The NFL has put Mychal Kendricks on indefinite suspension after he entered a guilty plea to chargers of insider trading. To put a perspective on this, insider trading is what put Martha Stewart in the slammer for a short period of time about 10 years ago. From that perspective, I can see why the NFL would not want Kendricks on the field as part of their TV product; he just admitted that he did something that put another widely known TV celebrity on the shelf. In addition, it is important to recognize that despite all of the coach-speak and player-platitudes that you hear, at its core, the NFL is television programming.
The irony here is that Kendricks’ suspension by the NFL has already exceeded the suspension handed down to Ray Rice. While not trying in any way to condone insider trading, I sorta think that what Ray Rice did – on video tape so there is no real debate about it – is worse than what Mychal Kendricks did. Oh well …
The thing about this indefinite suspension is that it may become a de facto lifetime suspension. Kendricks will be sentenced to a prison term in January 2019; the length of that sentence is obviously unknown. However, if he remains “indefinitely suspended” for the balance of 2018 and is then sentenced to 24 months in prison in January 2019, it may be the end of his career. That would make him 30 years old when he finished such a sentence (remember, this is hypothetical) and making a comeback as an NFL linebacker at that age would not be trivial.
Since Kendricks was a member of the Seattle Seahawks prior to this suspension, it is not surprising that Dwight Perry had an observation about the situation in the Seattle Times:
“Seahawks linebacker Mychal Kendricks has been suspended indefinitely after pleading guilty to illegal stock-market moves.
“Coincidence? ESPN’s NFL Insiders got the scoop.”
WNBA President, Lisa Borders, resigned that position to take the job as the CEO of a new organization called Time’s Up. This entity seeks to represent women and advocate for women who face discrimination and harassment in the workplace and in their careers. Time’s Up is pretty clearly an outgrowth/extension of the Me-Too Movement.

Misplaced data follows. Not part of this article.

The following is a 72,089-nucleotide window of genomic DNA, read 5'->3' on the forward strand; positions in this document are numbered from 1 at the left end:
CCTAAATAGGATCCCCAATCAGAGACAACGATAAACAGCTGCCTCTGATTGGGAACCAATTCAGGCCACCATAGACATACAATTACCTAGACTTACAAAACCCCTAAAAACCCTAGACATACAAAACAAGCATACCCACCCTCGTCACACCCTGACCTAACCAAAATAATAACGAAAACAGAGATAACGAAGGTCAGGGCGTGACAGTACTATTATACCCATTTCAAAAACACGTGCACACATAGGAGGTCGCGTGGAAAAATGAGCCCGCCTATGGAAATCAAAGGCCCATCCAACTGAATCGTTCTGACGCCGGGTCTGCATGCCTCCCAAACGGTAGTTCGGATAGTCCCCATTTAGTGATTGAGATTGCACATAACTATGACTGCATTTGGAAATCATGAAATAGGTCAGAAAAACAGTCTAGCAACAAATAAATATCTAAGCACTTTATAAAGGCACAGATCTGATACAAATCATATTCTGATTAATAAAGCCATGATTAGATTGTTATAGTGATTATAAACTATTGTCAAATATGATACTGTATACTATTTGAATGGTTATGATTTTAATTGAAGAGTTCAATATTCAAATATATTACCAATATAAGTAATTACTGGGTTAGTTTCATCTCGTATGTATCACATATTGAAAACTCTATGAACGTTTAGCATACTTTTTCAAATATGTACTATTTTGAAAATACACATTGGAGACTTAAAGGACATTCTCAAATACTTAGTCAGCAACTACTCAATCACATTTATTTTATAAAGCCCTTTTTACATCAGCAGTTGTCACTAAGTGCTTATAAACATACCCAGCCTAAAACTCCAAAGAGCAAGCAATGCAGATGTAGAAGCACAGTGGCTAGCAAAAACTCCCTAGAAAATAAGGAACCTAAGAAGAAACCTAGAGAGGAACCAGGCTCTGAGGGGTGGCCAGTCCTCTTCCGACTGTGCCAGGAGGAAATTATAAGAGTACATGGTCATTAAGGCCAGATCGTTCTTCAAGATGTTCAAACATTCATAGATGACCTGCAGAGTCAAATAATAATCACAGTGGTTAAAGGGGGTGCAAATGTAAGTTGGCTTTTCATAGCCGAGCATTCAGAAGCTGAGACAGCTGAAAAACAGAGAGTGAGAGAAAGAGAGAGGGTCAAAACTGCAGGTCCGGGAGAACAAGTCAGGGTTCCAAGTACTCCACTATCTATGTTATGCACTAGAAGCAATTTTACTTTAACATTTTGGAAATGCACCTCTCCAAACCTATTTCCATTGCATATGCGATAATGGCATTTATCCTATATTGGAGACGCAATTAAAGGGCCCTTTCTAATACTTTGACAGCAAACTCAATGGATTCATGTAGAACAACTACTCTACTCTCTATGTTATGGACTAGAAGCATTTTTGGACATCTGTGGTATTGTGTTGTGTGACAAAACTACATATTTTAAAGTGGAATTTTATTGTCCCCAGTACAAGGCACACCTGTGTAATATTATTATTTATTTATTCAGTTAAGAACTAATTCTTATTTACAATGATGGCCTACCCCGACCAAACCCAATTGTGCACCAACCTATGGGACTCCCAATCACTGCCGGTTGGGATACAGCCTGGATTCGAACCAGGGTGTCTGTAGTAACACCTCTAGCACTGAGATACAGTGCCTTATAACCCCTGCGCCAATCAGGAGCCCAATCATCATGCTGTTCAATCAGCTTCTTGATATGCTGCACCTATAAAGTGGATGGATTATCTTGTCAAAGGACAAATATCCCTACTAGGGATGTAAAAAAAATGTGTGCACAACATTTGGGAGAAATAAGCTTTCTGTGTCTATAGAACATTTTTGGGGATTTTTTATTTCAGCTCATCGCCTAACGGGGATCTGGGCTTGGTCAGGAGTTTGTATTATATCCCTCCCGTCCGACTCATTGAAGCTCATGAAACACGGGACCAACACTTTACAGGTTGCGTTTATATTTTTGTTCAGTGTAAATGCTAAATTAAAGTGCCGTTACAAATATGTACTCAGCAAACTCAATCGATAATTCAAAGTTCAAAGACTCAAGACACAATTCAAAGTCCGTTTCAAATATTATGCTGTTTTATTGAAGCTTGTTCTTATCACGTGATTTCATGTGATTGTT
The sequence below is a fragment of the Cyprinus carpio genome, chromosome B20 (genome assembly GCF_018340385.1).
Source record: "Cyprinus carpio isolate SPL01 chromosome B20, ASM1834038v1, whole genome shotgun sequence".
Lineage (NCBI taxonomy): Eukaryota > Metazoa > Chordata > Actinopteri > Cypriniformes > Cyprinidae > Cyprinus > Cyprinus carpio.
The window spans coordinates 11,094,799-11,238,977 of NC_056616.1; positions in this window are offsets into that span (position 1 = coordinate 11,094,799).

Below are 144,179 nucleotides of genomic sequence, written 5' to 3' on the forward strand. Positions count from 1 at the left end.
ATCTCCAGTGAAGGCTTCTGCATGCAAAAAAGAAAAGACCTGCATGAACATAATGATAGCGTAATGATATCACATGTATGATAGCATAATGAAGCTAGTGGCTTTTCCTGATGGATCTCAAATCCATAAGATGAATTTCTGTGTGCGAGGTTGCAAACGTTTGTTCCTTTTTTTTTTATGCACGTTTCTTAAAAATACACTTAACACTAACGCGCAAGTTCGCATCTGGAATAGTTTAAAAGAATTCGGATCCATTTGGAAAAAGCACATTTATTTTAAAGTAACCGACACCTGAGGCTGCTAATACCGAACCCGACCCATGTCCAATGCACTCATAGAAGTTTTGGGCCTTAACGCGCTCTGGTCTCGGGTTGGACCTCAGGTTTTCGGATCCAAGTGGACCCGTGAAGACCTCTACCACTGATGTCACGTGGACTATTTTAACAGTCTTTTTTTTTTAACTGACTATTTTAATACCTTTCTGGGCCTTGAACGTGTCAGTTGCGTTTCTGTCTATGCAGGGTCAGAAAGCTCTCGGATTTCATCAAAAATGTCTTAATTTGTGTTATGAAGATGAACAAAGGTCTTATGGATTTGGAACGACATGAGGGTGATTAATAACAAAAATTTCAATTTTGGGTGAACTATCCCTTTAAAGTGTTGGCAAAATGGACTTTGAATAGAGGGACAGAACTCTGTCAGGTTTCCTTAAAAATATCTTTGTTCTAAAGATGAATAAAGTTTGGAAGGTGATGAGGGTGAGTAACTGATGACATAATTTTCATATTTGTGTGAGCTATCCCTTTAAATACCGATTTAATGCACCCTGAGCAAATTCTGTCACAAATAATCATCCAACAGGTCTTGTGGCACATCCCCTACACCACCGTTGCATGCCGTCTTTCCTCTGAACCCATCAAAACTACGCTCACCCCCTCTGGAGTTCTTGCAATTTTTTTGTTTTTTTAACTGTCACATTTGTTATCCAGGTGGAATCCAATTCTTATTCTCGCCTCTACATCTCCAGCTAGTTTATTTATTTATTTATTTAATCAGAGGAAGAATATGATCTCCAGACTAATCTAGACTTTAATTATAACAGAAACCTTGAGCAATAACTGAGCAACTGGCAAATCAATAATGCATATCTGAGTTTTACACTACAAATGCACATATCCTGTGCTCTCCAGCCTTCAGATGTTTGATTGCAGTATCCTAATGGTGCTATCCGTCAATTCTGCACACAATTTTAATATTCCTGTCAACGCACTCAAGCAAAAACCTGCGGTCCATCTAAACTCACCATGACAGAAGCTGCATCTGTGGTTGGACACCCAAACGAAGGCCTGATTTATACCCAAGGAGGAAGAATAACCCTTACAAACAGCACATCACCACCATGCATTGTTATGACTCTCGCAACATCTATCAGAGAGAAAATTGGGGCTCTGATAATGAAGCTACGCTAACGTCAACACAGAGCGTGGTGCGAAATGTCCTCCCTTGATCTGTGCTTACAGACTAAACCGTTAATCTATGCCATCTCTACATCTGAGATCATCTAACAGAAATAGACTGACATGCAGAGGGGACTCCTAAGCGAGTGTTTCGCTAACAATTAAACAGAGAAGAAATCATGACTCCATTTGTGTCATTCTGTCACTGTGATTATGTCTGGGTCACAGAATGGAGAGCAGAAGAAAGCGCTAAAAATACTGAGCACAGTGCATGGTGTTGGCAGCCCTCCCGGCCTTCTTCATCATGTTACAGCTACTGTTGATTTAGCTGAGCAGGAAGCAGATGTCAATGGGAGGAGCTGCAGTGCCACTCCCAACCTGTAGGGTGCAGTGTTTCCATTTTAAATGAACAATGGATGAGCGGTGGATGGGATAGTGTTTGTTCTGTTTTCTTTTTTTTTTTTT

I guess Ms. Borders is a good choice for this new position given that she has run an organization dominated by women in the recent past. However, I would pump the brakes before I went so far as to say that this selection is a shortcut to success for Time’s Up. Consider:
- Ms. Borders has been with the WNBA as its President for 3 years. Is it fair to say that the WNBA has not exploded onto the sports scene during her time at the tiller?
- The WNBA has been in existence for more than 20 years and it is just now beginning to achieve “niche-sports” status. Is it fair to ask someone to point to two accomplishments identified with Ms. Borders that have put the WNBA on a better footing than it had before her?
Since I would choose to align myself with the goals and objectives of Time’s Up, I hope that this hiring decision bears fruit down the road. As of now, there has been no indication as to who might replace Ms. Borders at the WNBA. However, we should know that the WNBA is headed for some dicey negotiations whenever the next CBA is on the table.
- The maximum salary in the WNBA is $115K. Minimum salary for a rookie in the NBA is $823K. That means if a WNBA team started 5 players all making the league maximum, that starting-five would earn less than the rookie NBA players sitting at the end of the bench. That should be an interesting point of discussion…